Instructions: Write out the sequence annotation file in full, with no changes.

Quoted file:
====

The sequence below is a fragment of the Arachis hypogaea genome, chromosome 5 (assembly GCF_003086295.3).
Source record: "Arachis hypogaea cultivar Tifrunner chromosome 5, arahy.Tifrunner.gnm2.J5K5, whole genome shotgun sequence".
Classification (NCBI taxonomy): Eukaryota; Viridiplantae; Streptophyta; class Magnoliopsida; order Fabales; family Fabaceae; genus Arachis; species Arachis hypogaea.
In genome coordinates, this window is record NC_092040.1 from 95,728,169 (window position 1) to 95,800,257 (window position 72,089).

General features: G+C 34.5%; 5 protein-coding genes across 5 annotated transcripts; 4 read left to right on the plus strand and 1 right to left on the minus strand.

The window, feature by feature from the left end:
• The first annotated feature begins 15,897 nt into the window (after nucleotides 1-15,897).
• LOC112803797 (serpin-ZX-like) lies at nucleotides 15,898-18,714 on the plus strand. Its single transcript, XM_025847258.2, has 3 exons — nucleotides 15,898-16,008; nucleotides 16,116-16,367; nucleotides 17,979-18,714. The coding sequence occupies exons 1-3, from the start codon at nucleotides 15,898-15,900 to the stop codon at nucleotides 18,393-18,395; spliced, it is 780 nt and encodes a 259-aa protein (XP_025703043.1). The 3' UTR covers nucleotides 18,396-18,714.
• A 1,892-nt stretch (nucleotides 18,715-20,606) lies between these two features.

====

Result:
The sequence below is a fragment of the Arachis hypogaea genome, chromosome 5 (assembly GCF_003086295.3).
Source record: "Arachis hypogaea cultivar Tifrunner chromosome 5, arahy.Tifrunner.gnm2.J5K5, whole genome shotgun sequence".
Classification (NCBI taxonomy): Eukaryota; Viridiplantae; Streptophyta; class Magnoliopsida; order Fabales; family Fabaceae; genus Arachis; species Arachis hypogaea.
In genome coordinates, this window is record NC_092040.1 from 95,728,169 (window position 1) to 95,800,257 (window position 72,089).

General features: G+C 34.5%; 5 protein-coding genes across 5 annotated transcripts; 4 read left to right on the plus strand and 1 right to left on the minus strand.

The window, feature by feature from the left end:
• The first annotated feature begins 15,897 nt into the window (after nucleotides 1-15,897).
• LOC112803797 (serpin-ZX-like) lies at nucleotides 15,898-18,714 on the plus strand. Its single transcript, XM_025847258.2, has 3 exons — nucleotides 15,898-16,008; nucleotides 16,116-16,367; nucleotides 17,979-18,714. The coding sequence occupies exons 1-3, from the start codon at nucleotides 15,898-15,900 to the stop codon at nucleotides 18,393-18,395; spliced, it is 780 nt and encodes a 259-aa protein (XP_025703043.1). The 3' UTR covers nucleotides 18,396-18,714.
• A 1,892-nt stretch (nucleotides 18,715-20,606) lies between these two features.